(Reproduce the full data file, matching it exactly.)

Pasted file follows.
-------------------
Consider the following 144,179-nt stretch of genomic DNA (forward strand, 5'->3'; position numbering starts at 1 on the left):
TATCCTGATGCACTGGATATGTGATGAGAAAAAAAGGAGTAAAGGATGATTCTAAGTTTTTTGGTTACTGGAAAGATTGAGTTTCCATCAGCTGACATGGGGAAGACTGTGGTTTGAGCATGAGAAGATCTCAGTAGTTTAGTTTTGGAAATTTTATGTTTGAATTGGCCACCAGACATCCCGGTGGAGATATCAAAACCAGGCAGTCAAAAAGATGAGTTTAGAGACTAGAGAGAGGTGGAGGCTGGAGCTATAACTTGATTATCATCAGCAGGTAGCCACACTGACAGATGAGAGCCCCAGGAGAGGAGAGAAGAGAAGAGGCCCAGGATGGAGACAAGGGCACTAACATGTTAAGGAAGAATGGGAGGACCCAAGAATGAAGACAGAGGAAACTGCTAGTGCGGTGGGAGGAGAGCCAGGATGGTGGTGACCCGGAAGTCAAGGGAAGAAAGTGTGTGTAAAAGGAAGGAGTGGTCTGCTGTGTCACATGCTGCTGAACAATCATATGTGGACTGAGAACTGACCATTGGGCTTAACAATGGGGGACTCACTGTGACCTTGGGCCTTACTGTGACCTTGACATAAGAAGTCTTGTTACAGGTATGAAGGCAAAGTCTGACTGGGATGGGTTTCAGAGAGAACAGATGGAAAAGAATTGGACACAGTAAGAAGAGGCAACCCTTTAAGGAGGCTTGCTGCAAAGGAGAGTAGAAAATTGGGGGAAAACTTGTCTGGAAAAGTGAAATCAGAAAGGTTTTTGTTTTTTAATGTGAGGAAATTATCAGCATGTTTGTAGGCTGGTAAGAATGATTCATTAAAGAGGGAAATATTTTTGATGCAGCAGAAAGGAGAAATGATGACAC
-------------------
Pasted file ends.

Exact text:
Consider the following 144,179-nt stretch of genomic DNA (forward strand, 5'->3'; position numbering starts at 1 on the left):
TATCCTGATGCACTGGATATGTGATGAGAAAAAAAGGAGTAAAGGATGATTCTAAGTTTTTTGGTTACTGGAAAGATTGAGTTTCCATCAGCTGACATGGGGAAGACTGTGGTTTGAGCATGAGAAGATCTCAGTAGTTTAGTTTTGGAAATTTTATGTTTGAATTGGCCACCAGACATCCCGGTGGAGATATCAAAACCAGGCAGTCAAAAAGATGAGTTTAGAGACTAGAGAGAGGTGGAGGCTGGAGCTATAACTTGATTATCATCAGCAGGTAGCCACACTGACAGATGAGAGCCCCAGGAGAGGAGAGAAGAGAAGAGGCCCAGGATGGAGACAAGGGCACTAACATGTTAAGGAAGAATGGGAGGACCCAAGAATGAAGACAGAGGAAACTGCTAGTGCGGTGGGAGGAGAGCCAGGATGGTGGTGACCCGGAAGTCAAGGGAAGAAAGTGTGTGTAAAAGGAAGGAGTGGTCTGCTGTGTCACATGCTGCTGAACAATCATATGTGGACTGAGAACTGACCATTGGGCTTAACAATGGGGGACTCACTGTGACCTTGGGCCTTACTGTGACCTTGACATAAGAAGTCTTGTTACAGGTATGAAGGCAAAGTCTGACTGGGATGGGTTTCAGAGAGAACAGATGGAAAAGAATTGGACACAGTAAGAAGAGGCAACCCTTTAAGGAGGCTTGCTGCAAAGGAGAGTAGAAAATTGGGGGAAAACTTGTCTGGAAAAGTGAAATCAGAAAGGTTTTTGTTTTTTAATGTGAGGAAATTATCAGCATGTTTGTAGGCTGGTAAGAATGATTCATTAAAGAGGGAAATATTTTTGATGCAGCAGAAAGGAGAAATGATGACAC